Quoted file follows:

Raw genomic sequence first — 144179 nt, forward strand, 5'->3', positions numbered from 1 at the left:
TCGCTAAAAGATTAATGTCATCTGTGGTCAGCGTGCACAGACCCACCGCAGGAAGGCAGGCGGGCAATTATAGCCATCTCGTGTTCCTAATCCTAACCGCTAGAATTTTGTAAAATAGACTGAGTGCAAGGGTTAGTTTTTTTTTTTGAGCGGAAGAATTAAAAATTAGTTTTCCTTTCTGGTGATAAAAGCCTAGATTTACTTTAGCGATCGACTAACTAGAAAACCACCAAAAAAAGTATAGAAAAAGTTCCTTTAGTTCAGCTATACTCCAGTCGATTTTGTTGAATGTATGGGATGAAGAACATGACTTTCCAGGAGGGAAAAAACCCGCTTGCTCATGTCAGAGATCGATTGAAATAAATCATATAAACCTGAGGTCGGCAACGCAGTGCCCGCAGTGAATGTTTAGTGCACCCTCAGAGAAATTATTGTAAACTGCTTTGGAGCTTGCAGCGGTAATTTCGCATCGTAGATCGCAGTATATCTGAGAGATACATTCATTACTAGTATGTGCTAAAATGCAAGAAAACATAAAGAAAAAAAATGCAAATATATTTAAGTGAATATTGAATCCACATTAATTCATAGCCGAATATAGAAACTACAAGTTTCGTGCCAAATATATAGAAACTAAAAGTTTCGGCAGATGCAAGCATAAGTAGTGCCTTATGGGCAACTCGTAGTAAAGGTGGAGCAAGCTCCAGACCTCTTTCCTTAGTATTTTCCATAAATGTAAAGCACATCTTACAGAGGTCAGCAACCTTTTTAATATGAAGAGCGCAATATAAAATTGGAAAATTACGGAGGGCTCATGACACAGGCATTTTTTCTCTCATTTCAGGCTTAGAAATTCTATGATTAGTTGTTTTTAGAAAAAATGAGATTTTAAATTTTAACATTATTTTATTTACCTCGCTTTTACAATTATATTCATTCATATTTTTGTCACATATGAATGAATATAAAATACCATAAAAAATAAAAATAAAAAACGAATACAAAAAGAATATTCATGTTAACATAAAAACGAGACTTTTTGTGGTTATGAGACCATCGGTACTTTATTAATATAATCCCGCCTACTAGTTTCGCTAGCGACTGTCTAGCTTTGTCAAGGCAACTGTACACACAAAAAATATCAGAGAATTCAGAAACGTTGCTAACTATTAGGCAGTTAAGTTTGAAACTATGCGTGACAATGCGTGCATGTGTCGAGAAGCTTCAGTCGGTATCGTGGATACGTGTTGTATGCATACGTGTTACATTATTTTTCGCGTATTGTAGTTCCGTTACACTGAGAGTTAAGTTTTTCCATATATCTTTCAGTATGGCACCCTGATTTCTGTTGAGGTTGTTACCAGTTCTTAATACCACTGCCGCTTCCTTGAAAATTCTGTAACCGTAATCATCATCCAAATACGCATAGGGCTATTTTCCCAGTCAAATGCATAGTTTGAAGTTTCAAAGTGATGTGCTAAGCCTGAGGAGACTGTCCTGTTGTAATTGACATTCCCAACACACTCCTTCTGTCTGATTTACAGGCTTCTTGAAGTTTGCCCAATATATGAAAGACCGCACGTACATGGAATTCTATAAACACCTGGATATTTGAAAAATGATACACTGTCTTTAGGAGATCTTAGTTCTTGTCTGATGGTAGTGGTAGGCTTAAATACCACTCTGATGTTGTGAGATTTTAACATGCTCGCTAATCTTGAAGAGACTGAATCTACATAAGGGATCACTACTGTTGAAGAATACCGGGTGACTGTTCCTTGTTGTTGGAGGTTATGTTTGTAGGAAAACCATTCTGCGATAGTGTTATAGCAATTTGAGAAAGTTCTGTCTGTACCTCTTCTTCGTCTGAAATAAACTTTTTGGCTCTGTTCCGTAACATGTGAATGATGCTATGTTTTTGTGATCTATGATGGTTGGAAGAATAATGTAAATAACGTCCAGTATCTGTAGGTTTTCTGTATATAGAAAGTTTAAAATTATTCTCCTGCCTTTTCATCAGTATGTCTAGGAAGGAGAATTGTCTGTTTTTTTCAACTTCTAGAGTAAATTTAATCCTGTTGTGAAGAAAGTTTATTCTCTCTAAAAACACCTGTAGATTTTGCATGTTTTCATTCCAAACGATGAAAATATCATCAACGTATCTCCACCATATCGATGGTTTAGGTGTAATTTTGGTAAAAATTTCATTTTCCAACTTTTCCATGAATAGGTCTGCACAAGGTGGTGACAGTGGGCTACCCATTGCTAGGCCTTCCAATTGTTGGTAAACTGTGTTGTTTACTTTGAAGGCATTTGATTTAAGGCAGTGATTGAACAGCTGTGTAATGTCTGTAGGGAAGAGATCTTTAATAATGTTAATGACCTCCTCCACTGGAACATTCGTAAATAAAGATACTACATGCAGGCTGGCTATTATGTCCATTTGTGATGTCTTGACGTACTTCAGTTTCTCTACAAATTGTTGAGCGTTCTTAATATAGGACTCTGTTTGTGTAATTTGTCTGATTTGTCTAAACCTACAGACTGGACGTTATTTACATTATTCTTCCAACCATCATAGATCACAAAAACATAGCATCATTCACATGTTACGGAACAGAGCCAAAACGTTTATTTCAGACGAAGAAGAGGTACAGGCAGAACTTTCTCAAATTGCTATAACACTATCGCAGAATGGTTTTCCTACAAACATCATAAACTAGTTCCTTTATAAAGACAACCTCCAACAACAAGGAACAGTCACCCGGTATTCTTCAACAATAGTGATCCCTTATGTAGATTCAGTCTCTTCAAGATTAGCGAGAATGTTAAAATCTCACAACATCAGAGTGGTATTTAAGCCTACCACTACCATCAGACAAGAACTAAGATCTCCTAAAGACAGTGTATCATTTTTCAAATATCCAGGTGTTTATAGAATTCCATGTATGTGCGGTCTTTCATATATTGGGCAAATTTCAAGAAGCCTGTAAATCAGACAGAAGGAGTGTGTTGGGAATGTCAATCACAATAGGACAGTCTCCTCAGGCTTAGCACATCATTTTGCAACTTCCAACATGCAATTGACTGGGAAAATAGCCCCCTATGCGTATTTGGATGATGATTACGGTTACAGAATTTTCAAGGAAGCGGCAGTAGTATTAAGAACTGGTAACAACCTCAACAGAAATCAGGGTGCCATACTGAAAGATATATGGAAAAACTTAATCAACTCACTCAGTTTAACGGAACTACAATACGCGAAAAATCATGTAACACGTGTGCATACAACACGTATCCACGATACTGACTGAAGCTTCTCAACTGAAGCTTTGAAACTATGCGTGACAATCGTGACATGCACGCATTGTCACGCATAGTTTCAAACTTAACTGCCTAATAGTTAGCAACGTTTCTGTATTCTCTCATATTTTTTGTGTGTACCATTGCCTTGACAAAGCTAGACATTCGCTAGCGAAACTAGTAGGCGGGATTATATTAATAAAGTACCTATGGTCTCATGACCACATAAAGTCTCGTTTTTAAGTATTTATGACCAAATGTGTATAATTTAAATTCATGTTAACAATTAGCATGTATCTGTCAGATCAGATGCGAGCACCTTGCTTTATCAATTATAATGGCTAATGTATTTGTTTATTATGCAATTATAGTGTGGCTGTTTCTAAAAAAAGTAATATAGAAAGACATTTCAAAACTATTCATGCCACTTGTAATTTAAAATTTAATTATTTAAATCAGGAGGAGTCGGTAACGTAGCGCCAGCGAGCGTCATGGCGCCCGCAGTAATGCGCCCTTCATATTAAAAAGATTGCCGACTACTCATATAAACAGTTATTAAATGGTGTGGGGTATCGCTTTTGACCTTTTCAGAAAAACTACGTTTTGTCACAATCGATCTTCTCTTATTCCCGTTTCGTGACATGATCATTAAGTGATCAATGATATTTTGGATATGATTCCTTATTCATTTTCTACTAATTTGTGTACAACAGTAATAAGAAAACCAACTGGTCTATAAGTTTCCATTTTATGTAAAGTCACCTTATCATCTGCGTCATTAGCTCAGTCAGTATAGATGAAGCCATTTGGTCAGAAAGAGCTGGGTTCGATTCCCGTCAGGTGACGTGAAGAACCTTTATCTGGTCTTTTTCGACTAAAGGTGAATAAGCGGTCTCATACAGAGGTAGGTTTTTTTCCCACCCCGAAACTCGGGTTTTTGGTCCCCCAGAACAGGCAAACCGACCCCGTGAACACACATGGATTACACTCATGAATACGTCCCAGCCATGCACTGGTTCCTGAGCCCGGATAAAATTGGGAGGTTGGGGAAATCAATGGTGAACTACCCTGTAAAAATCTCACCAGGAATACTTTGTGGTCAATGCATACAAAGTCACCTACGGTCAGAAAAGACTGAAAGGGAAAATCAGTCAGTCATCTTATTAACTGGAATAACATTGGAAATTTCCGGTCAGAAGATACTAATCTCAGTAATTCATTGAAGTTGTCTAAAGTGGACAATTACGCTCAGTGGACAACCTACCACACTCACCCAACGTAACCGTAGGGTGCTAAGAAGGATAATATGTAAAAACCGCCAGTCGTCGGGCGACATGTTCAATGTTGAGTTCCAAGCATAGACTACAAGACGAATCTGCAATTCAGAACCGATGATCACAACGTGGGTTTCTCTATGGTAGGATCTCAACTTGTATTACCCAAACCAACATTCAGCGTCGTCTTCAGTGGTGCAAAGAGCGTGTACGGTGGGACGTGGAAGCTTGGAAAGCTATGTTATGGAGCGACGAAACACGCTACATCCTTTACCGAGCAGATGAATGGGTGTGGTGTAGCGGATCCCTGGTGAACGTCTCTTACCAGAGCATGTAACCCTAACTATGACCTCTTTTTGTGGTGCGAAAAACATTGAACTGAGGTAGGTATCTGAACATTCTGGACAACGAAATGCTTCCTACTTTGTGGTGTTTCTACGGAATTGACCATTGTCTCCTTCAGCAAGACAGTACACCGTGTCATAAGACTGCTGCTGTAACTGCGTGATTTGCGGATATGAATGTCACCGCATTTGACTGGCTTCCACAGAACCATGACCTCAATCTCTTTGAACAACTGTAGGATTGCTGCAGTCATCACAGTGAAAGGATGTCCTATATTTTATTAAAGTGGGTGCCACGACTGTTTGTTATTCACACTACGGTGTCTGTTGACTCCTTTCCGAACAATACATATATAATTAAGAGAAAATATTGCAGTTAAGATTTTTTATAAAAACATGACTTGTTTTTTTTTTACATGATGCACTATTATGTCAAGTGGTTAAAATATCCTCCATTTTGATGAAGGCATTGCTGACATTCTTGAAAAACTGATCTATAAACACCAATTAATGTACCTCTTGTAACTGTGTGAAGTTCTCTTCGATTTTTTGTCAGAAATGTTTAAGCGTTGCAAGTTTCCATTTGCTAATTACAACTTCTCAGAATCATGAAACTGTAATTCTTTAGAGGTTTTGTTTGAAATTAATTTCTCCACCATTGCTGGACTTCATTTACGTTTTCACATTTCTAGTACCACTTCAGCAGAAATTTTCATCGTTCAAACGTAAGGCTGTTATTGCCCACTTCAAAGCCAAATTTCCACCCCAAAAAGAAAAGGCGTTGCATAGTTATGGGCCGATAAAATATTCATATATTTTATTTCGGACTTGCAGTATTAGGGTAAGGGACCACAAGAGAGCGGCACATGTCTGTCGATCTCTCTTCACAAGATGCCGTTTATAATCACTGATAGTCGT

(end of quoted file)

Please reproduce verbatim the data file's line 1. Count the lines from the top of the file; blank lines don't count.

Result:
Raw genomic sequence first — 144179 nt, forward strand, 5'->3', positions numbered from 1 at the left: